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unpickle from URL problem

I am on a Windows box.

I pickle a tuple of 2 simple objects with the pickle module.
It pickles fine. It unpickles fine.

I upload to a server.
I try to unpickle from the URL. No luck. Try it:
x1, x2 = pickle.load(urllib.urlopen('http://www.american.edu/econ/notes/hw/example1'))

I change the filetype to unix. I upload again.
I try to unpickle from the URL. Now it works. Try it:
x1, x2 = pickle.load(urllib.urlopen('http://www.american.edu/econ/notes/hw/example2'))

Why the difference?

Thank you,
Alan Isaac
Oct 10 '07 #1
6 5164
On Wed, 10 Oct 2007 05:58:51 +0000, Alan Isaac wrote:
I am on a Windows box.

I pickle a tuple of 2 simple objects with the pickle module.
It pickles fine. It unpickles fine.

I upload to a server.
I try to unpickle from the URL. No luck. Try it:
x1, x2 = pickle.load(urllib.urlopen('http://www.american.edu/econ/notes/hw/example1'))

I change the filetype to unix. I upload again.
I try to unpickle from the URL. Now it works. Try it:
x1, x2 = pickle.load(urllib.urlopen('http://www.american.edu/econ/notes/hw/example2'))

Why the difference?
Pickles are *binary* files, not text files, so make sure you always treat
them as binary, e.g. opening the files with mode 'rb' and 'wb' and don't
transmit them in text mode over FTP etc.

Ciao,
Marc 'BlackJack' Rintsch
Oct 10 '07 #2
Marc 'BlackJack' Rintsch wrote:
Pickles are *binary* files, not text files
Actually not:
http://docs.python.org/lib/node316.html

These were created with protocol 0.

But my question is about the different outcomes
I observed.

Thank you,
Alan Isaac
Oct 10 '07 #3
Alan Isaac <ai****@american.eduwrites:
I upload to a server.
I try to unpickle from the URL. No luck. Try it:
x1, x2 = pickle.load(urllib.urlopen('http://www.american.edu/econ/notes/hw/example1'))

I change the filetype to unix. I upload again.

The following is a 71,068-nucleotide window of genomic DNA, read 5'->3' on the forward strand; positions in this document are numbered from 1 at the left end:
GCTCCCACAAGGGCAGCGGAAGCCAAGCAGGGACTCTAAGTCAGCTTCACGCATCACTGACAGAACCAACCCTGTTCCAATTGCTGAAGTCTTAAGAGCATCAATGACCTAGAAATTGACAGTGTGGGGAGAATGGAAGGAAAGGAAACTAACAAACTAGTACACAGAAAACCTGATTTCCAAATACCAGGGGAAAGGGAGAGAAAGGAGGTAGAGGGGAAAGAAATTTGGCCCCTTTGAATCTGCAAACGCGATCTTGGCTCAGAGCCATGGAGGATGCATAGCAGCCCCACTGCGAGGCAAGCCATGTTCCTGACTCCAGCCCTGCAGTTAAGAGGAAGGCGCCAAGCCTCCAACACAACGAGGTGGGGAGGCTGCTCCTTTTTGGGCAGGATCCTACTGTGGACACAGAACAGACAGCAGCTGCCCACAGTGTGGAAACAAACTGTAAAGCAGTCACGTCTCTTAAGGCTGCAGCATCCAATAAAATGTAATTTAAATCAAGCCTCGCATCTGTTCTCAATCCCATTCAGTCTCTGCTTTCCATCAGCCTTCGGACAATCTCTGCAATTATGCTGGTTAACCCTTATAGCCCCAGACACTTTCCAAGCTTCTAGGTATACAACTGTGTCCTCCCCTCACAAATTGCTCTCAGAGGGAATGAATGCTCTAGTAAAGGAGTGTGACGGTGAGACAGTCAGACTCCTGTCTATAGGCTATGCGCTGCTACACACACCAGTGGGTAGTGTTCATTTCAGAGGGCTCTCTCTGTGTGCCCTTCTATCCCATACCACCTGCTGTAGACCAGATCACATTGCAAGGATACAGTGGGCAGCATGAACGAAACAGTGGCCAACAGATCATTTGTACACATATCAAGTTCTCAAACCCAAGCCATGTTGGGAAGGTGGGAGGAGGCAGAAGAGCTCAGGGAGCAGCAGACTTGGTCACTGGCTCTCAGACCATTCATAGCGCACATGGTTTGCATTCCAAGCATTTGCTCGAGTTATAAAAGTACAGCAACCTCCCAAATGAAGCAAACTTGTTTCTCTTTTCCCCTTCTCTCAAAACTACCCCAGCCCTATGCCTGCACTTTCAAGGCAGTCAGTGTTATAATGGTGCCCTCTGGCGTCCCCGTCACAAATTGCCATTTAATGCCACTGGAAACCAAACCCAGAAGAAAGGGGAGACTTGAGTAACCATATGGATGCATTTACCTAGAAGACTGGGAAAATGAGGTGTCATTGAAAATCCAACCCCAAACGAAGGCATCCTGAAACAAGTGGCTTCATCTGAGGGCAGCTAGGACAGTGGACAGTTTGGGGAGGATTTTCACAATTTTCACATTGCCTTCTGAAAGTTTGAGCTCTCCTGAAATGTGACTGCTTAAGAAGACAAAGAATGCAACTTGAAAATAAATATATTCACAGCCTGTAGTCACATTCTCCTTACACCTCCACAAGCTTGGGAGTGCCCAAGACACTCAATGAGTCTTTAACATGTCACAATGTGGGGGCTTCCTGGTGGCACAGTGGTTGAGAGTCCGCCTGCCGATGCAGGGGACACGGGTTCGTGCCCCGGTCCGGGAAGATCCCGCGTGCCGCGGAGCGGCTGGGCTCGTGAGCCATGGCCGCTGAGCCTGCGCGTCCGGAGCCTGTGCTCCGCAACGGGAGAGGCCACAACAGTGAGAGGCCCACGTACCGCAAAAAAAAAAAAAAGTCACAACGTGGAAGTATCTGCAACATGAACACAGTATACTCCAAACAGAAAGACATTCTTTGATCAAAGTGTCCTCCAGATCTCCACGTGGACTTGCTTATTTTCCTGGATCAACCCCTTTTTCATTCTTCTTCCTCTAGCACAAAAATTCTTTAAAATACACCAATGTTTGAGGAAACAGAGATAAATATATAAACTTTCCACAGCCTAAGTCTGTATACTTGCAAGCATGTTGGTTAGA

I try to unpickle from the URL. Now it works. Try it:
x1, x2 = pickle.load(urllib.urlopen('http://www.american.edu/econ/notes/hw/example2'))

Why the difference?
The first upload breaks the file. You uploaded it in (presumably
FTP's) text mode, which changes \n -\r\n. But you download it using
http, which specifies no such conversion in the opposite direction.

It is true that the lowest pickle protocol is textual in nature, but
it just means that you can open a file in text mode, write the pickle
into the file, and reliably read it back on the same platform. The
newlines will be converted to the platform newline representation
(such as \r\n on Windows or \r on Mac) upon write, and back to the
original single-byte (\n) representation upon read. But if you feed
the unpickler a string that already contains \r\n, there is nothing to
convert it back to \n.
Oct 10 '07 #4
Hrvoje Niksic wrote:
The first upload breaks the file. You uploaded it in (presumably
FTP's) text mode, which changes \n -\r\n. But you download it using
http, which specifies no such conversion in the opposite direction.
No: I used binary upload both time.
(Unless my ftp client is broken, and I think not.)

The first example simply keeps the Windows eols,
which are present in the pickled file on my Windows machine.
This is the one created by pickle.dump.
This file unpickles just fine.

I altered the 2nd file before upload,
changing to the Unix eol convention.
This also unpickles just fine on my machine,
but in addition the urllib download of this
file unpickles just fine.

Alan Isaac
Oct 10 '07 #5
On Wed, 10 Oct 2007 15:21:06 +0000, Alan Isaac wrote:
Marc 'BlackJack' Rintsch wrote:
>Pickles are *binary* files, not text files

Actually not:
http://docs.python.org/lib/node316.html

These were created with protocol 0.
Actually yes, the docs are wrong. It's a binary file with bytes
constraint to ASCII values. Nevertheless it breaks if you don't open the
files in binary mode and try to use it on a platform that treats line
endings differently.

Ciao,
Marc 'BlackJack' Rintsch
Oct 10 '07 #6
Alan Isaac <ai****@american.eduwrites:
Hrvoje Niksic wrote:
>The first upload breaks the file. You uploaded it in (presumably
FTP's) text mode, which changes \n -\r\n. But you download it using
http, which specifies no such conversion in the opposite direction.

No: I used binary upload both time.
(Unless my ftp client is broken, and I think not.)

The first example simply keeps the Windows eols,
which are present in the pickled file on my Windows machine.
That's why it doesn't work on Unix, the \r's are a problem when not
removed by the platform's IO layer. Because of the newline silliness,
the notion of a "text file" is, unfortunately, quite platform-specific
even when the file is pure ASCII, so pickle protocol 0 being textual
is a bit misleading regarding the resulting file's portability. :-(
Oct 10 '07 #7

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